It takes a lot of energy to perform, and including an extra quad jump adds to the rigors but enhances the rewards of the judges’ score. His 4½-minute long program features eight jumping passes, three spins and two foot loops, which place physical and mental demands upon a skater. He hopes to see his efforts pay off in the 2017 Canadian Nationals after his finish this year.

“I finished sixth this year at Nationals,” Keegan said, “even though I skated very well. I improved myself from last year to this year’s Nationals by over 20 points, which is actually very good. My component score improved by over 10 points. I was one mistake away from second place. My goal is to keep improving myself and be ready for the next season.”

His mistake was a slight slip after a jump, which cost him valuable points. What most people don’t realize is that during warm-ups, he lost an edge on his skates and had a hard wipe out that bruised him badly. He fought through it during his program, but it left him laid-up and nearly motionless the next day from the bruising. He wished people understood the physical aspect of figure skating more so they can appreciate it better.

“On a quad,” said Keegan, “I spend about 0.7 seconds in the air, and I spin four times around, which comes out to 474 rpm. That’s the average rotating speed. You take that much energy, throw it into the ice from about three feet in the air, and you’re slamming into the ice over and over again. It kind of hurts.”

Keegan has found an abundance of appreciation for what he does in Girdwood. He was a Girdwood 2020 Go for the Gold recipient, which offers grants to Olympic caliber athletes to support them in their training.

“It’s amazing,” said Keegan. “To be recognized by your community is always incredible. Knowing that they’re behind you, you’ve got to be doing something right. When you hear about it, and you get that follow up in your email, you just feel this inner strength and sense of happiness about you. Wow! Someone is watching. Someone cares. It helps you in your training. It gives you that extra push, that extra reason to push.”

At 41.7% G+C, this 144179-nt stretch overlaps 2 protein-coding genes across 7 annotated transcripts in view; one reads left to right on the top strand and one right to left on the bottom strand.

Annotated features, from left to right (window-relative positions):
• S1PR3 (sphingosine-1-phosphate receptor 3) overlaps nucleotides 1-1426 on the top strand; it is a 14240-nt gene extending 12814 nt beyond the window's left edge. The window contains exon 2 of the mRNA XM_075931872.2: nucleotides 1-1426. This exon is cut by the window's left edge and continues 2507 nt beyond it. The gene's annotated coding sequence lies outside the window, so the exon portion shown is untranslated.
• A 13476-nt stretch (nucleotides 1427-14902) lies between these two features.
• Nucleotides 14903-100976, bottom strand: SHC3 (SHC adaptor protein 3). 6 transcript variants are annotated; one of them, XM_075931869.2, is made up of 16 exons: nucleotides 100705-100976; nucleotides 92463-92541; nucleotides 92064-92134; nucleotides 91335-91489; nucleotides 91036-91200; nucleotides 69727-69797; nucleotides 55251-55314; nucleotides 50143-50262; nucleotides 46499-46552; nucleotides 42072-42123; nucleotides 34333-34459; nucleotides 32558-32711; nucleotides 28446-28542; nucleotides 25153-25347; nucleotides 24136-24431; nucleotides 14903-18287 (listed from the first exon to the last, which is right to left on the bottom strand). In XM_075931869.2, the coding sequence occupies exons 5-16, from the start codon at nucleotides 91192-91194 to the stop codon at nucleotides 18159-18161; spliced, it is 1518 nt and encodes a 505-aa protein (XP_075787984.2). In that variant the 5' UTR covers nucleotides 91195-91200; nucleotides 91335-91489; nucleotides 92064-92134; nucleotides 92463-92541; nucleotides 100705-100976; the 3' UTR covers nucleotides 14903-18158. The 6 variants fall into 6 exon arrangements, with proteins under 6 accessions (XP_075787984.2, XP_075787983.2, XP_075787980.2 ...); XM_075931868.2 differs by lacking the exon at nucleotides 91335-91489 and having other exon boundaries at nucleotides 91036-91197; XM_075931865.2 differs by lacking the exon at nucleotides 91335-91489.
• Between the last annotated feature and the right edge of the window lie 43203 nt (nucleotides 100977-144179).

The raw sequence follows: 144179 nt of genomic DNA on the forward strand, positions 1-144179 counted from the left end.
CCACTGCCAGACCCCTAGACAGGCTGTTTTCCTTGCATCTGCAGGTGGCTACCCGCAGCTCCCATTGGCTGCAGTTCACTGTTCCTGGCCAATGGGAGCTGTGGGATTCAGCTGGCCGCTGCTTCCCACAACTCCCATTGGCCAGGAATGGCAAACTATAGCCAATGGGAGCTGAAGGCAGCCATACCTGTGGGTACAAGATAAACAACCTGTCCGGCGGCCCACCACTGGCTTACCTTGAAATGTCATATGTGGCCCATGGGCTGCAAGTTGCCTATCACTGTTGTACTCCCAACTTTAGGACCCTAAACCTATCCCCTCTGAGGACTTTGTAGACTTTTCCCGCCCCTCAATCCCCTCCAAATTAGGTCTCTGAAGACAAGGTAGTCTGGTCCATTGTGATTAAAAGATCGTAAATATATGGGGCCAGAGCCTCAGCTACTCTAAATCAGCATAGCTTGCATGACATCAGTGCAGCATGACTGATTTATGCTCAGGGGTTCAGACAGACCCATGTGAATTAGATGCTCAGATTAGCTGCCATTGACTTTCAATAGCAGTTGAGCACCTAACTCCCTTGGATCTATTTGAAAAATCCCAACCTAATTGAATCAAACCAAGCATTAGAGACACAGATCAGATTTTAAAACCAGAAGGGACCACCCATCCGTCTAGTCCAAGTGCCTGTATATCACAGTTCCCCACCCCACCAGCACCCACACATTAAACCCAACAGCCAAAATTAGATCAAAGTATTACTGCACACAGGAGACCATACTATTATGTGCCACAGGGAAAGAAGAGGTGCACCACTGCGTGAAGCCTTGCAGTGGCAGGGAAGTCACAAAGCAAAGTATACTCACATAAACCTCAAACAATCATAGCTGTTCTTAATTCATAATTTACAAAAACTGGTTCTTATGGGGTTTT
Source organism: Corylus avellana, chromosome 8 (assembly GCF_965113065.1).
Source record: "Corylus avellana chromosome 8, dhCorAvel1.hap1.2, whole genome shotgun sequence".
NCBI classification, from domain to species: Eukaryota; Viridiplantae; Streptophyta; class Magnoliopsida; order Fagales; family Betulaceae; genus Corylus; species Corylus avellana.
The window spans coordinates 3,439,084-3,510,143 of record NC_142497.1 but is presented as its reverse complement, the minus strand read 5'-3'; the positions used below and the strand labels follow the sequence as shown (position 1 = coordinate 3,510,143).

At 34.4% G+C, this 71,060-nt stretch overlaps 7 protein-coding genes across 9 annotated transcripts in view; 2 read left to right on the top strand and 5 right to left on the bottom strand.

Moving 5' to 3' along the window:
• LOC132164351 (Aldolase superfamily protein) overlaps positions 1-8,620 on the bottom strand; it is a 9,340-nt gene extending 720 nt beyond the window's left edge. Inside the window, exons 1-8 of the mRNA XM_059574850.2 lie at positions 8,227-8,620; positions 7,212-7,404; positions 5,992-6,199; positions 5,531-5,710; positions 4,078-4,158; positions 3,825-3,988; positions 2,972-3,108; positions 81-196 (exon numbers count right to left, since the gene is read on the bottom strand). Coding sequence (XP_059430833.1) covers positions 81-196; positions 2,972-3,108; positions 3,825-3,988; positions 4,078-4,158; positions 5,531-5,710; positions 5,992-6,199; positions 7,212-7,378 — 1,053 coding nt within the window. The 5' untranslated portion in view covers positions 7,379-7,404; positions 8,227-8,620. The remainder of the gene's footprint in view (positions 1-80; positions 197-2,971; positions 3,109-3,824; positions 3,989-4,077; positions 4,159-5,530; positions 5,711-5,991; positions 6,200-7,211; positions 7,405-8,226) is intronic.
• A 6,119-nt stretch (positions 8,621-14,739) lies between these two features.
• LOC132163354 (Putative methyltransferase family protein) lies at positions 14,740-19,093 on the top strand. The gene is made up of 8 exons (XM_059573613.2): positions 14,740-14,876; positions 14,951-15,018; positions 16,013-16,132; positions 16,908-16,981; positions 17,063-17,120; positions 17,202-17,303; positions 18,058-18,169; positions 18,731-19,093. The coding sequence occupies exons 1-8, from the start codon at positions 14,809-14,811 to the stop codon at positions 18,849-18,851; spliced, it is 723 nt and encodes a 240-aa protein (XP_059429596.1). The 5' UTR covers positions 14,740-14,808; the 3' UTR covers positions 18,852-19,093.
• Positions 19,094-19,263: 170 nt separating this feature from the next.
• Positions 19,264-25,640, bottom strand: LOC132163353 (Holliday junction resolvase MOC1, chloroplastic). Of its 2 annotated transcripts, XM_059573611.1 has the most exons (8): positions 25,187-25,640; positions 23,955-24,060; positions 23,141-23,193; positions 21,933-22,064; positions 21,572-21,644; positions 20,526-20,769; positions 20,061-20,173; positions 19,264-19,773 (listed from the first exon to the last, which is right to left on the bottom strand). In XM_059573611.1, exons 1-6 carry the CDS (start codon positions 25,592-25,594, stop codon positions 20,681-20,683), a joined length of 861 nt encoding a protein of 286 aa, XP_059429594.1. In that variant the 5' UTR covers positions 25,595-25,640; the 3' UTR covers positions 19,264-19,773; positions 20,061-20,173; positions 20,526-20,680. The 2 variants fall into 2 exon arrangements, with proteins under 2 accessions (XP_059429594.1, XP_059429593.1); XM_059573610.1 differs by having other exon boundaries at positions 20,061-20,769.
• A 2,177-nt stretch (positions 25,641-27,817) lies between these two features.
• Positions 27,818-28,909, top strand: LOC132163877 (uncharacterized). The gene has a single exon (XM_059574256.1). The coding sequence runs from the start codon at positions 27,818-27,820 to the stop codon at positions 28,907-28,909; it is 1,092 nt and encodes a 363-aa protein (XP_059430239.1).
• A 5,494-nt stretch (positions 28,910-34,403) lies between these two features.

Another reason that drives Keegan, especially during tough stretches, is his passion for figure skating. He enjoys what his skills allow him to do on the ice, whether it is in practice or competition. He likes the thrill of what he can do.

“For me, I love the craft,” Keegan said. “I love performing. I love feeling that glide, the smooth feeling of the ice. On top of it all, I can hit over 20 mph on skates, just in pushing. To feel that much speed and power, it’s so much fun. Then you can throw yourself up in the air and spin three times around and land backwards on one foot.”

Figure skating in national and international competitions has helped him appreciate Girdwood that much more because he has travelled around the world. Growing up in Girdwood, he had friends who wanted to get away or go to other places to see what else was out there. But no matter how far or how long he travels, he always wants to return to the place he knows as home.

“By the time I turned 18,” Keegan said, “I already went to several different countries, multiple states and figured out I don’t want to be anywhere else but Alaska. The only other place I would want to live is Canada. I come back every weekend to Girdwood because I cannot stand the city life. It’s too much. I get close to my roots. Then I go back out and have some fun again.”